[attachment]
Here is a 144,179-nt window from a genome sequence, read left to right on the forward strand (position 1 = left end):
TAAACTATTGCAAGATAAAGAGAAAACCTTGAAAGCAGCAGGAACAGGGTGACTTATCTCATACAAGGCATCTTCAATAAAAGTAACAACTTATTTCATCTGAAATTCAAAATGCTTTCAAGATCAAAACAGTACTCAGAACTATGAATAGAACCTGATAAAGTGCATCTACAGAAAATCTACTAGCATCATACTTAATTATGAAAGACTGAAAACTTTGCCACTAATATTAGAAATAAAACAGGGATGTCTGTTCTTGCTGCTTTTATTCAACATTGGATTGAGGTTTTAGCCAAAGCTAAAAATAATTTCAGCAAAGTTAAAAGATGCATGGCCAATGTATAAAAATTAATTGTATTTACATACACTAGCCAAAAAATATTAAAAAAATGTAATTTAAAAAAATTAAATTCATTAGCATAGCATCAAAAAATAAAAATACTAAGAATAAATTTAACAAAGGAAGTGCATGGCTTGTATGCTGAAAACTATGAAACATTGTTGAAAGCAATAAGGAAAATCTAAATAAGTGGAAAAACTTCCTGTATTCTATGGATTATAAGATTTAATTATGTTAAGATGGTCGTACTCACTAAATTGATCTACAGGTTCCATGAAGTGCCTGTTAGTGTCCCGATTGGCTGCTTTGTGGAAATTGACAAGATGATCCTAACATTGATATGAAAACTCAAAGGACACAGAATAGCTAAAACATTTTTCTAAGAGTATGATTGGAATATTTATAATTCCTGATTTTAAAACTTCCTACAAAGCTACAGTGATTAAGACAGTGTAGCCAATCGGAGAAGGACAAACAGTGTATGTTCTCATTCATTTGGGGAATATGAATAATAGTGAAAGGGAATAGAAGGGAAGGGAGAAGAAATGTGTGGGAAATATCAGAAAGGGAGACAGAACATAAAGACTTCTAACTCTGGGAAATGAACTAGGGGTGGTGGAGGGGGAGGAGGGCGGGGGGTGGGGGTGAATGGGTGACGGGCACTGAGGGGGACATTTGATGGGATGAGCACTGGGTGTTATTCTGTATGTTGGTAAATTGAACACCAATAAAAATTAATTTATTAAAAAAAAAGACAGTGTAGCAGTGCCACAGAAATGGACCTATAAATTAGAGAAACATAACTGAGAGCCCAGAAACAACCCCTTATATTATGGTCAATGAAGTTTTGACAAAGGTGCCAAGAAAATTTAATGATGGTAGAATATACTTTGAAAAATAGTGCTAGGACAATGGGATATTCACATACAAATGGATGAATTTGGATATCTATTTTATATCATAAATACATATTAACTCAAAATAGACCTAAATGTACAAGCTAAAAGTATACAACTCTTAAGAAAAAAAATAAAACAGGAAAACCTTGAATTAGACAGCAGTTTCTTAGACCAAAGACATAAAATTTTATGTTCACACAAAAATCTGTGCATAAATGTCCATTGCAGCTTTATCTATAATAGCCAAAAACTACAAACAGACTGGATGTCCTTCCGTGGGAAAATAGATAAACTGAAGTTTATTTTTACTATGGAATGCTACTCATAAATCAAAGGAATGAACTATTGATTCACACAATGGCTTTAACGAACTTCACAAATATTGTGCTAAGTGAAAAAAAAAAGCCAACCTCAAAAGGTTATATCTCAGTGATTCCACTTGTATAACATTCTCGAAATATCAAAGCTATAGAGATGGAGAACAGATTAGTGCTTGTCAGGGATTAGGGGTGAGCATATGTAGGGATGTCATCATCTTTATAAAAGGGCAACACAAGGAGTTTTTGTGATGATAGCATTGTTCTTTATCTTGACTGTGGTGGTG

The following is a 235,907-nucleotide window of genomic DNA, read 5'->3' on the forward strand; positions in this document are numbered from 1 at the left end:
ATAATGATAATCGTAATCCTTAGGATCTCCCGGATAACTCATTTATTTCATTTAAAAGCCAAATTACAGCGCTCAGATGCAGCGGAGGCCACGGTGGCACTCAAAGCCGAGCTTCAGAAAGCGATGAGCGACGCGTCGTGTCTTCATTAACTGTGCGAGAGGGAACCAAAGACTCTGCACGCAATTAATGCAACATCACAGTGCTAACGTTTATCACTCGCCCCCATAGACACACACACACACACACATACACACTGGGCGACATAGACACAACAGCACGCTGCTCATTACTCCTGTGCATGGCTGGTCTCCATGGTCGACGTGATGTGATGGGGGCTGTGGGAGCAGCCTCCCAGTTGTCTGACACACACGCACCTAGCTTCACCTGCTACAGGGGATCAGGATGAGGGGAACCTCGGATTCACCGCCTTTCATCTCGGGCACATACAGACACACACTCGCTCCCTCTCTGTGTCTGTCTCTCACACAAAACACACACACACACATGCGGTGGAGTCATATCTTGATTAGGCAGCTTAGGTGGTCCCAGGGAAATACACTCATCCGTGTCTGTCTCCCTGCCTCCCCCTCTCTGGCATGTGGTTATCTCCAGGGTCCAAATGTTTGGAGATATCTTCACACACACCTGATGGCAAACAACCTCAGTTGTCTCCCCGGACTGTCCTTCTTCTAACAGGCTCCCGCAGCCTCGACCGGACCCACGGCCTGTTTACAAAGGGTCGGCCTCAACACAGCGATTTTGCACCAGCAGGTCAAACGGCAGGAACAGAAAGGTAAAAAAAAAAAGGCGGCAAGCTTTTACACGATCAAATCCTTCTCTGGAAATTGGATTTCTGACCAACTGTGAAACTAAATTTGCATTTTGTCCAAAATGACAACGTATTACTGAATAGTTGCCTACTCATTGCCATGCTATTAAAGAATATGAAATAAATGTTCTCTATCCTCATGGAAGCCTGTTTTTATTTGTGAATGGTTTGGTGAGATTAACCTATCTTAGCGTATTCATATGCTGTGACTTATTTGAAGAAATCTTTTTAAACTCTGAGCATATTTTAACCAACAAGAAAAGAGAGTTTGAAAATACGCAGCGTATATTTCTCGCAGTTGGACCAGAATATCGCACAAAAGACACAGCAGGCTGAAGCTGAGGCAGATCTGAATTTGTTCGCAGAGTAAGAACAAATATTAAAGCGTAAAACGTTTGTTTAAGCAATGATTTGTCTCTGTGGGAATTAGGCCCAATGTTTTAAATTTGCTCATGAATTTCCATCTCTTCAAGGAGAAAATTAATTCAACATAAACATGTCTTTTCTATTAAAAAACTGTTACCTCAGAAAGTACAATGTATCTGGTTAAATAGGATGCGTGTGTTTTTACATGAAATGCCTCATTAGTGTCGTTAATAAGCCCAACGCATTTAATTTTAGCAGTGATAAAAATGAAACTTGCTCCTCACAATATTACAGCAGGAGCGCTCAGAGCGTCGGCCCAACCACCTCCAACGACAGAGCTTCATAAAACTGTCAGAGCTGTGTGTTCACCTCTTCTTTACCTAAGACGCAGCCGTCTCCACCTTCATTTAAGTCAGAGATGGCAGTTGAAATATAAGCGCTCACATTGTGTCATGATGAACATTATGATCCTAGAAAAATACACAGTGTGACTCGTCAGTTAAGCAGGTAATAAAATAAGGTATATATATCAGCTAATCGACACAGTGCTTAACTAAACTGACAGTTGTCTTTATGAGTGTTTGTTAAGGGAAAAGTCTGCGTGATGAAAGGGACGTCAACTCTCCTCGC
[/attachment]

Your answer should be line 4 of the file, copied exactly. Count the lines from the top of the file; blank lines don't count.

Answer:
ATAATGATAATCGTAATCCTTAGGATCTCCCGGATAACTCATTTATTTCATTTAAAAGCCAAATTACAGCGCTCAGATGCAGCGGAGGCCACGGTGGCACTCAAAGCCGAGCTTCAGAAAGCGATGAGCGACGCGTCGTGTCTTCATTAACTGTGCGAGAGGGAACCAAAGACTCTGCACGCAATTAATGCAACATCACAGTGCTAACGTTTATCACTCGCCCCCATAGACACACACACACACACACATACACACTGGGCGACATAGACACAACAGCACGCTGCTCATTACTCCTGTGCATGGCTGGTCTCCATGGTCGACGTGATGTGATGGGGGCTGTGGGAGCAGCCTCCCAGTTGTCTGACACACACGCACCTAGCTTCACCTGCTACAGGGGATCAGGATGAGGGGAACCTCGGATTCACCGCCTTTCATCTCGGGCACATACAGACACACACTCGCTCCCTCTCTGTGTCTGTCTCTCACACAAAACACACACACACACATGCGGTGGAGTCATATCTTGATTAGGCAGCTTAGGTGGTCCCAGGGAAATACACTCATCCGTGTCTGTCTCCCTGCCTCCCCCTCTCTGGCATGTGGTTATCTCCAGGGTCCAAATGTTTGGAGATATCTTCACACACACCTGATGGCAAACAACCTCAGTTGTCTCCCCGGACTGTCCTTCTTCTAACAGGCTCCCGCAGCCTCGACCGGACCCACGGCCTGTTTACAAAGGGTCGGCCTCAACACAGCGATTTTGCACCAGCAGGTCAAACGGCAGGAACAGAAAGGTAAAAAAAAAAAGGCGGCAAGCTTTTACACGATCAAATCCTTCTCTGGAAATTGGATTTCTGACCAACTGTGAAACTAAATTTGCATTTTGTCCAAAATGACAACGTATTACTGAATAGTTGCCTACTCATTGCCATGCTATTAAAGAATATGAAATAAATGTTCTCTATCCTCATGGAAGCCTGTTTTTATTTGTGAATGGTTTGGTGAGATTAACCTATCTTAGCGTATTCATATGCTGTGACTTATTTGAAGAAATCTTTTTAAACTCTGAGCATATTTTAACCAACAAGAAAAGAGAGTTTGAAAATACGCAGCGTATATTTCTCGCAGTTGGACCAGAATATCGCACAAAAGACACAGCAGGCTGAAGCTGAGGCAGATCTGAATTTGTTCGCAGAGTAAGAACAAATATTAAAGCGTAAAACGTTTGTTTAAGCAATGATTTGTCTCTGTGGGAATTAGGCCCAATGTTTTAAATTTGCTCATGAATTTCCATCTCTTCAAGGAGAAAATTAATTCAACATAAACATGTCTTTTCTATTAAAAAACTGTTACCTCAGAAAGTACAATGTATCTGGTTAAATAGGATGCGTGTGTTTTTACATGAAATGCCTCATTAGTGTCGTTAATAAGCCCAACGCATTTAATTTTAGCAGTGATAAAAATGAAACTTGCTCCTCACAATATTACAGCAGGAGCGCTCAGAGCGTCGGCCCAACCACCTCCAACGACAGAGCTTCATAAAACTGTCAGAGCTGTGTGTTCACCTCTTCTTTACCTAAGACGCAGCCGTCTCCACCTTCATTTAAGTCAGAGATGGCAGTTGAAATATAAGCGCTCACATTGTGTCATGATGAACATTATGATCCTAGAAAAATACACAGTGTGACTCGTCAGTTAAGCAGGTAATAAAATAAGGTATATATATCAGCTAATCGACACAGTGCTTAACTAAACTGACAGTTGTCTTTATGAGTGTTTGTTAAGGGAAAAGTCTGCGTGATGAAAGGGACGTCAACTCTCCTCGC